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CNPq chief says: 'Science should be close to society'

CNPq chief says: ‘Science should be close to society’

The 74th Annual Meeting of the Brazilian Society for the Advancement of Science (SBPC), which opened last Sunday (24th), is the largest scientific event in Latin America.

The event has the participation of the National Council for Scientific and Technological Development (CNPq) – one of the largest research funding platforms in the federal government. Evaldo Ferreira Villella, President of CNPq, spoke today (26) in an interview with A Voz do Brasil about the importance of promoting research and science in society and about women’s entry into the scientific environment.

“Research is for people to better understand the generation of knowledge. And knowledge is very important for human evolution. Science should be close to society,” he said.

Among the attractions, one draws the attention of the public. “When Everything Wasn’t Ice – New Discoveries in Antarctica” collects 160 pieces from Paleoantar, a National Museum project linked to the Brazilian Antarctic Program and funded by CNPq.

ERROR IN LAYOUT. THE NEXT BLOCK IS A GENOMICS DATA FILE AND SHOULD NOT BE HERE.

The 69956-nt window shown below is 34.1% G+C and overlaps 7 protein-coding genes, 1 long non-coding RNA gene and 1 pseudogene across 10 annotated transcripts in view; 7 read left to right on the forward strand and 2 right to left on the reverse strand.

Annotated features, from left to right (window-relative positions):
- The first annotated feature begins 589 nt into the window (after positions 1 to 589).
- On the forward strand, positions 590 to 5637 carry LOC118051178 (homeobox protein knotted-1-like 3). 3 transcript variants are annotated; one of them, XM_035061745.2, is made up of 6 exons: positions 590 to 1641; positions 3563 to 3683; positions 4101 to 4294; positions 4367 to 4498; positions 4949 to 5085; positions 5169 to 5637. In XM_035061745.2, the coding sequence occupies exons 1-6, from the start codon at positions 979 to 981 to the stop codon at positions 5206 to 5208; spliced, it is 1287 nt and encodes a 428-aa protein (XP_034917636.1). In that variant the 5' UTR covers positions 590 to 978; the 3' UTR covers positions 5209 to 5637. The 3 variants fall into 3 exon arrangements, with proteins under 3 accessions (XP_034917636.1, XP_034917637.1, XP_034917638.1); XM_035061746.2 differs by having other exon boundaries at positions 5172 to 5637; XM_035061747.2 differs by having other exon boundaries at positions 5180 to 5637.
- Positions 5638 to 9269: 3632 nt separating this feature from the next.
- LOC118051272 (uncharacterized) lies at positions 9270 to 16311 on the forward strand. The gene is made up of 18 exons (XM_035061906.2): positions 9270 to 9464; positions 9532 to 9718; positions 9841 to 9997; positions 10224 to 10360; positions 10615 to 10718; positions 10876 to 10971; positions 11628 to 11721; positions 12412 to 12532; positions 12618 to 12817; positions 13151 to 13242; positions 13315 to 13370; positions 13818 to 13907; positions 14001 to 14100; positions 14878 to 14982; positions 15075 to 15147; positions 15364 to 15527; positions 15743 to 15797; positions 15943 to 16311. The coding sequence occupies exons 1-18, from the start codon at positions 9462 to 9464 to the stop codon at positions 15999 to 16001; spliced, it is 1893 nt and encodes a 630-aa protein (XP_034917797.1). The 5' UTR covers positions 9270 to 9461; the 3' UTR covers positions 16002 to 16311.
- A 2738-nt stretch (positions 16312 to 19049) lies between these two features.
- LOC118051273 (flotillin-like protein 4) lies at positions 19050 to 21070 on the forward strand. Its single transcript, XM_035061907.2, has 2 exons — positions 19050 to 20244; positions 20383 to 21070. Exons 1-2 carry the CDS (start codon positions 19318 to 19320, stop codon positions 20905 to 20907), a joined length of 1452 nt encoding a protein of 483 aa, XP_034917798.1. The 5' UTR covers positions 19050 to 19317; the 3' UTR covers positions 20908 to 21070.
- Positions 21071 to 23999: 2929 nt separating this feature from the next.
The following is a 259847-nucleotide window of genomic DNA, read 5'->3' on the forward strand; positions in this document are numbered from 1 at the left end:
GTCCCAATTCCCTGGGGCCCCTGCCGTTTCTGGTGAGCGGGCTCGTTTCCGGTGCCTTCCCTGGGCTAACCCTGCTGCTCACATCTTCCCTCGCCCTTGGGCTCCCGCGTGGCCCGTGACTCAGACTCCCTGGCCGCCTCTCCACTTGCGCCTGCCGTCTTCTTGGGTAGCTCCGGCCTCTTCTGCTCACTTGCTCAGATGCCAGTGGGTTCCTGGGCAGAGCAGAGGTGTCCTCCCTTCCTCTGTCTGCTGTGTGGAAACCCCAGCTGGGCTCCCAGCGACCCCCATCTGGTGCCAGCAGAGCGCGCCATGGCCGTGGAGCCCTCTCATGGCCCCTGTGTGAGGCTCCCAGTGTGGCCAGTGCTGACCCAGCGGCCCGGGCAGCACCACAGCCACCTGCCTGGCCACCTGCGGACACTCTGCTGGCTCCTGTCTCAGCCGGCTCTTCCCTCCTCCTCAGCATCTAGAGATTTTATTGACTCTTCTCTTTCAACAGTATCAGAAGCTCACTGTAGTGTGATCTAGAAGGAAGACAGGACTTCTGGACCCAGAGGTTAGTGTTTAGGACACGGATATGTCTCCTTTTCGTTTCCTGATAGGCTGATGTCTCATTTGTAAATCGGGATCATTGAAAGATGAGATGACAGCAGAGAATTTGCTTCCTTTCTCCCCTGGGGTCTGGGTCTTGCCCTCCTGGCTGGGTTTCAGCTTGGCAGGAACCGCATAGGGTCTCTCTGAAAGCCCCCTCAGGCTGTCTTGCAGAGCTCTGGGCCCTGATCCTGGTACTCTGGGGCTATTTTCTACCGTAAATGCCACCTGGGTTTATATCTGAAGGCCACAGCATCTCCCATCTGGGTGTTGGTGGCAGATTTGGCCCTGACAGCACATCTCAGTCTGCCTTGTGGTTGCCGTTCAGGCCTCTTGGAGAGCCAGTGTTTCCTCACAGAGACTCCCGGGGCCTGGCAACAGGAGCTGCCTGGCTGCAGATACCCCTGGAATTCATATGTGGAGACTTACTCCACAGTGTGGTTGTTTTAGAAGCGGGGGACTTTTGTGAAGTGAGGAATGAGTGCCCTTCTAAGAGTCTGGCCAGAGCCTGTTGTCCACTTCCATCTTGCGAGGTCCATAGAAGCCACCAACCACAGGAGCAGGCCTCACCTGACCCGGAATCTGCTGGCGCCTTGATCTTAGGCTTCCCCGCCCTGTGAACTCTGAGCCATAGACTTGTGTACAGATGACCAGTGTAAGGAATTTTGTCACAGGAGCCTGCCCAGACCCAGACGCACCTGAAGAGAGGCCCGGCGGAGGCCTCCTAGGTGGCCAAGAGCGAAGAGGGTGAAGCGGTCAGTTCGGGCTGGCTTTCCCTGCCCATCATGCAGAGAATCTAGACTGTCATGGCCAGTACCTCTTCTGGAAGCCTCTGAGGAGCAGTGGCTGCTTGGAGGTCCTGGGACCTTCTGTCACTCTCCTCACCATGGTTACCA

The project is dedicated to collecting and studying Antarctic rocks and fossils. Among the objects on display are eight pieces that were rescued from the ruins of the National Museum after the fire that devastated the building in 2018, as well as bones and replicas of prehistoric animals.

“It is an event that brings science to the community. It is a passion of all of us, scientists, to meet people and be able to talk about science, the benefits and what science itself is, which is a value to contemporary societies.”

On Wednesday (27th), the event plans to hold a roundtable on the theme “Youth in Science”, consisting of scholarship winners for the Excellence in Science and Technology (PICT) Start-up Award.

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Watch the interview: